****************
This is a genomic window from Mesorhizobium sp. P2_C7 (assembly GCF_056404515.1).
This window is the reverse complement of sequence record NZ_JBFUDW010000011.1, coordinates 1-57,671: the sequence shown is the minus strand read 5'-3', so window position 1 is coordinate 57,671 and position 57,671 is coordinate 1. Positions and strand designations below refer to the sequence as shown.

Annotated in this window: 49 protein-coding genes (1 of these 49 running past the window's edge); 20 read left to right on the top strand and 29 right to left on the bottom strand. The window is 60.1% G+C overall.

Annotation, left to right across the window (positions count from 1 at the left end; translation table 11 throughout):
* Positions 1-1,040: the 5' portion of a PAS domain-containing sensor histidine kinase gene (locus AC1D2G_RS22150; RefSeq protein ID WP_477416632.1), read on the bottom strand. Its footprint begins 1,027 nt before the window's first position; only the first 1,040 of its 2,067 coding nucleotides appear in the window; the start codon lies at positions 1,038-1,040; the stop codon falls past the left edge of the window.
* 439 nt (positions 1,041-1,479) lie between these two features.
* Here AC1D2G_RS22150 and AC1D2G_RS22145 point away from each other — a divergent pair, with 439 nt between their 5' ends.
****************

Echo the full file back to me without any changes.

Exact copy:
This is a genomic window from Mesorhizobium sp. P2_C7 (assembly GCF_056404515.1).
This window is the reverse complement of sequence record NZ_JBFUDW010000011.1, coordinates 1-57,671: the sequence shown is the minus strand read 5'-3', so window position 1 is coordinate 57,671 and position 57,671 is coordinate 1. Positions and strand designations below refer to the sequence as shown.

Annotated in this window: 49 protein-coding genes (1 of these 49 running past the window's edge); 20 read left to right on the top strand and 29 right to left on the bottom strand. The window is 60.1% G+C overall.

Annotation, left to right across the window (positions count from 1 at the left end; translation table 11 throughout):
* Positions 1-1,040: the 5' portion of a PAS domain-containing sensor histidine kinase gene (locus AC1D2G_RS22150; RefSeq protein ID WP_477416632.1), read on the bottom strand. Its footprint begins 1,027 nt before the window's first position; only the first 1,040 of its 2,067 coding nucleotides appear in the window; the start codon lies at positions 1,038-1,040; the stop codon falls past the left edge of the window.
* 439 nt (positions 1,041-1,479) lie between these two features.
* Here AC1D2G_RS22150 and AC1D2G_RS22145 point away from each other — a divergent pair, with 439 nt between their 5' ends.